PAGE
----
How hard is it to recaulk a tub?

I spent the weekend immersed in home improvement projects* and am now feeling ambitious. How hard would it be to recaulk a shower/tub? The old caulk is icky looking, and I want to put shiny new caulk in there.

For a complete novice, how difficult will this be? Am I better off hiring it done? Any tips or recommendations would be welcome!

*In addition to some painting and wall patching, this weekend, I:
(a) held the flashlight;
(b) appropriately proffered the Philips head or flat head screwdriver when called upon; and
© (mostly) remembered to turn off the circuit ahead of time.

In my experience, it isn’t too difficult.

The key things are to strip off the old broken-down caulk, to clean, sand down, and dry the surfaces, and to use a proper caulk (i.e. something that says it’s formulated for tub caulking jobs). Apply an even consistent line of caulk and gently press it into place so that it sticks to both the tub and the surround without leaving any gap.

Note from a fellow inexperienced DIY-er: Do not put caulk in your hair. Do not put it on your arm and put your arm near your hair. If you do get it in your hair don’t just let it stay in there for a week while you walk around like an idiot with caulk in your hair.

Better yet…wear a hat.

I can do it, so it’s probably a 1 on a difficulty scale of 1-10. :smiley:

As SteveMB stated, the prep work is crucial. I use a TSP mixture to make sure that all of the old caulk residue was gone.

I also fill up the tub with water (not sure if it’s necessary or not, but I heard it once and it stayed in my brain, and I figured it couldn’t HURT the results). Plus it’s a handy way to wet my finger as I smooth the caulking out.

I press hard to get the caulking smooth and even. The last time I did it, I used painter’s tape to mask off the borders of the caulking line so that it would have nice, straight, clean edges.

It does help - The weight of the water will open up the joint between wall and tub, so when the tub is drained after the caulk has cured, the caulk will be compressed, rather than stretched every time you fill or get into the tub.

Use your wet finger to smooth the caulk before a skin forms. It will look great. Drip your finger in water. Keep the porn comments out of this.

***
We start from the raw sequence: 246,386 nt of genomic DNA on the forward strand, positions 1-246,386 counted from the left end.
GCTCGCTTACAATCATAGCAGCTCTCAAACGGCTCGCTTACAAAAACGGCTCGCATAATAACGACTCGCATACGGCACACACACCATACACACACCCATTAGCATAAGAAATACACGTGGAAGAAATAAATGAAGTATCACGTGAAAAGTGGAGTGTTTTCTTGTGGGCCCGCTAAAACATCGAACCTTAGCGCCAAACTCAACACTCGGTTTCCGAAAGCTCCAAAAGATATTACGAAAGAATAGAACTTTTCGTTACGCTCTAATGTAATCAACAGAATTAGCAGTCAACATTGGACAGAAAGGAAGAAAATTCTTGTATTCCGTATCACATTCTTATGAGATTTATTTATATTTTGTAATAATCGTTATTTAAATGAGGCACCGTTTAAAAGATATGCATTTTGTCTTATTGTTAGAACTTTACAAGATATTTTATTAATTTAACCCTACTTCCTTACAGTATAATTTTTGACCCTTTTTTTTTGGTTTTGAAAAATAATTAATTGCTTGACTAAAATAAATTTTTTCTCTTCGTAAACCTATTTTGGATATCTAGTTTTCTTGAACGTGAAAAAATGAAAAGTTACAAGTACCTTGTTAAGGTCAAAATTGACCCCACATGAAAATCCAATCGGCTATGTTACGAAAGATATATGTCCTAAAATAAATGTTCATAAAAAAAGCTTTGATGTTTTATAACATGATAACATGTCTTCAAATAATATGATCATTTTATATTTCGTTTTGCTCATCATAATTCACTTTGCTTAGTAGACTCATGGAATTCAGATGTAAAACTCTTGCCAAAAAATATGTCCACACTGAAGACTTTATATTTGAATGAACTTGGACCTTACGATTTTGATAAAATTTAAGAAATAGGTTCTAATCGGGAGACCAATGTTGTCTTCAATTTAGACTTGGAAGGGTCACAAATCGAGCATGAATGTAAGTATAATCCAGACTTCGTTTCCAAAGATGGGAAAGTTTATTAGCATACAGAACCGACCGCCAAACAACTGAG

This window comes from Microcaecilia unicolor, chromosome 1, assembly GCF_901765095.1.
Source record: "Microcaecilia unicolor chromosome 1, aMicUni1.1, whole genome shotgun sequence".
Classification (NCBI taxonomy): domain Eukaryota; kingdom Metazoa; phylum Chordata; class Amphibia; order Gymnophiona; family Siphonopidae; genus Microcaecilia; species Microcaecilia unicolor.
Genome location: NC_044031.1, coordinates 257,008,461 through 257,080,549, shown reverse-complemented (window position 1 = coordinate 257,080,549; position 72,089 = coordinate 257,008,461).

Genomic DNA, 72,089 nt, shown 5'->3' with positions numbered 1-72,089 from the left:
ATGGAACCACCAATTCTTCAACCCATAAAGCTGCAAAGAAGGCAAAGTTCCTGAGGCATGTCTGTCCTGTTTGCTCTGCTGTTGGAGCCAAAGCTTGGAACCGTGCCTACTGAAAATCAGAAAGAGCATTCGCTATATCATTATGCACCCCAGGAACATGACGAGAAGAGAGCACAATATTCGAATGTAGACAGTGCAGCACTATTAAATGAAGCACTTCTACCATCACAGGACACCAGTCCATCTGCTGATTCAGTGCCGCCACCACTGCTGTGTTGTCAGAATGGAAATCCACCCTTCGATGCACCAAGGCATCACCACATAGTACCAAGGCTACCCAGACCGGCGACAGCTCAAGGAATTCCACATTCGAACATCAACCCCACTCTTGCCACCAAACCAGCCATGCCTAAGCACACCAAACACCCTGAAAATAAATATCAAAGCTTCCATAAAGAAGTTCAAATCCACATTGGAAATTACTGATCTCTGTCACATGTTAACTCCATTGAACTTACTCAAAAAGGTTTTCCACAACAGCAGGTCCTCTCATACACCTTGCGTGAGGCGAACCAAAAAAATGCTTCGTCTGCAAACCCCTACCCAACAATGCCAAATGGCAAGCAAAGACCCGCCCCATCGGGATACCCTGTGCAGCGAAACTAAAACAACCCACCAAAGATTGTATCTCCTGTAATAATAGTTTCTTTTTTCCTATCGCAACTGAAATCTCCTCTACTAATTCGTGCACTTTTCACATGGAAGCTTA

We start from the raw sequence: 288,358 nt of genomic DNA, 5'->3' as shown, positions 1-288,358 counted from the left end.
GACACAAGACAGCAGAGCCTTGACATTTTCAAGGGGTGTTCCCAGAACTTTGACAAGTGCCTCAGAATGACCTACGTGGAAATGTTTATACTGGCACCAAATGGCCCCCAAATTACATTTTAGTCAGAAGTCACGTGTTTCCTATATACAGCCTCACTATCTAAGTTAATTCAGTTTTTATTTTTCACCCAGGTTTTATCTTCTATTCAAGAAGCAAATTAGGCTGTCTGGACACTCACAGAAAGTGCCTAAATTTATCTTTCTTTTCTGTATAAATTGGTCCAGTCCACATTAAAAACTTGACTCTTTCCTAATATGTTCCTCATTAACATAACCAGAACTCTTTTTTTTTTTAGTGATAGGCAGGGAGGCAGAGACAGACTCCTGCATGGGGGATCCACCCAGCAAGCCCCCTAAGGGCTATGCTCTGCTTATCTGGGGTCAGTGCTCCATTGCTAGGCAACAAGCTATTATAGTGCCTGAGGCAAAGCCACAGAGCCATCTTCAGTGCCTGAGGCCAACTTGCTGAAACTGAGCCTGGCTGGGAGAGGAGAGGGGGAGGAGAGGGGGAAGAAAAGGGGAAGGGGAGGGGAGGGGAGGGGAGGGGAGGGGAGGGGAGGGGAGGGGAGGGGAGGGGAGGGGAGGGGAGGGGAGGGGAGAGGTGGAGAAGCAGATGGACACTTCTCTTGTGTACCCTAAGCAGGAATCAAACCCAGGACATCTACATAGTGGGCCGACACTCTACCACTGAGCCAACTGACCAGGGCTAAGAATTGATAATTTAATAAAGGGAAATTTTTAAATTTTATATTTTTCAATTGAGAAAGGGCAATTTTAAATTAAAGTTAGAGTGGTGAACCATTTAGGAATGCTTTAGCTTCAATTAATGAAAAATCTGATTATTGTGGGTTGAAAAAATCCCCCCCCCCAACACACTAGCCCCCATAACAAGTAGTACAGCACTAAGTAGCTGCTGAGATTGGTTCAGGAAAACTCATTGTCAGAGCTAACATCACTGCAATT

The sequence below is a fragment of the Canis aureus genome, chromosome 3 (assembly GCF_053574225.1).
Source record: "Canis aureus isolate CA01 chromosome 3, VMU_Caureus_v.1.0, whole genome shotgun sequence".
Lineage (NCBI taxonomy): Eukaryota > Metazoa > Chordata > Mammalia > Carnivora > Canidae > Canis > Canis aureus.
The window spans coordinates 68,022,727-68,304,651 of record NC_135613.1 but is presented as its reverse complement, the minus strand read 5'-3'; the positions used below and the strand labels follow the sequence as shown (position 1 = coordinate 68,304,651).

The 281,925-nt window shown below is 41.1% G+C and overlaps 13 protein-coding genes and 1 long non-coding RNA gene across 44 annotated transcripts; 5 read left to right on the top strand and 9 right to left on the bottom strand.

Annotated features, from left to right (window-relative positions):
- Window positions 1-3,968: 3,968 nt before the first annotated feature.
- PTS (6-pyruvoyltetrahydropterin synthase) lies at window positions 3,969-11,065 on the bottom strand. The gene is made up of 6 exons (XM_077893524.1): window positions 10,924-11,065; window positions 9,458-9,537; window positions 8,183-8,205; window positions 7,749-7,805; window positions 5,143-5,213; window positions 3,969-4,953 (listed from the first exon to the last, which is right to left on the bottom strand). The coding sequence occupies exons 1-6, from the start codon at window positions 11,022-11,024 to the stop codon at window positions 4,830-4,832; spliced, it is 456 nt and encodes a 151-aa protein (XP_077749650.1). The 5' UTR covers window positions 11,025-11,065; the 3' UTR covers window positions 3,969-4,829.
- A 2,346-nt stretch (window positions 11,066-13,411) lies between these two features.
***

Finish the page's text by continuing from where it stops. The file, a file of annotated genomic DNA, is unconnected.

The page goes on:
Dude, as far as I can tell, home improvement projects are all about porn comments. Let me share with you what I heard when a light fixture was being installed:

“Don’t pull out. Don’t you dare pull out. You better stay in there until I tell you to move. Don’t pull out! Damn you, I said don’t pull out!

Of course, helpful homeowner that I am, I told her that there are better forms of contraception available. :slight_smile:

I recommend using silicone caulk if possible. It is mildew resistant for a MUCH longer period of time than latex, and it stays flexible, unlike most latex, which hardens.

To do the finger trick with silicone, however, you need to use a soapy finger, and not a wet one.

Definitely do the masking tape thing, and don’t wait too long before smoothing out the caulk…it starts to set up in just a few minutes, so if you wait it will get all icky looking instead of a nice smooth line.

To remove silicone caulk from your fingers, hands, or stray splatterings, a little mineral spirits or lacquer thinner will work wonders.

I couldn’t find an example to post, but we used a little tool we got at Home Depot that was basically just a plastic wedge to smoothe the caulk line and it worked pretty well – MUCH better than our bare fingers. I did find this tool set, though, which looks kindof cool.

Oh, and this site seems to give pretty good do-it-yourself instructions, including the recommedation to fill the tub with water.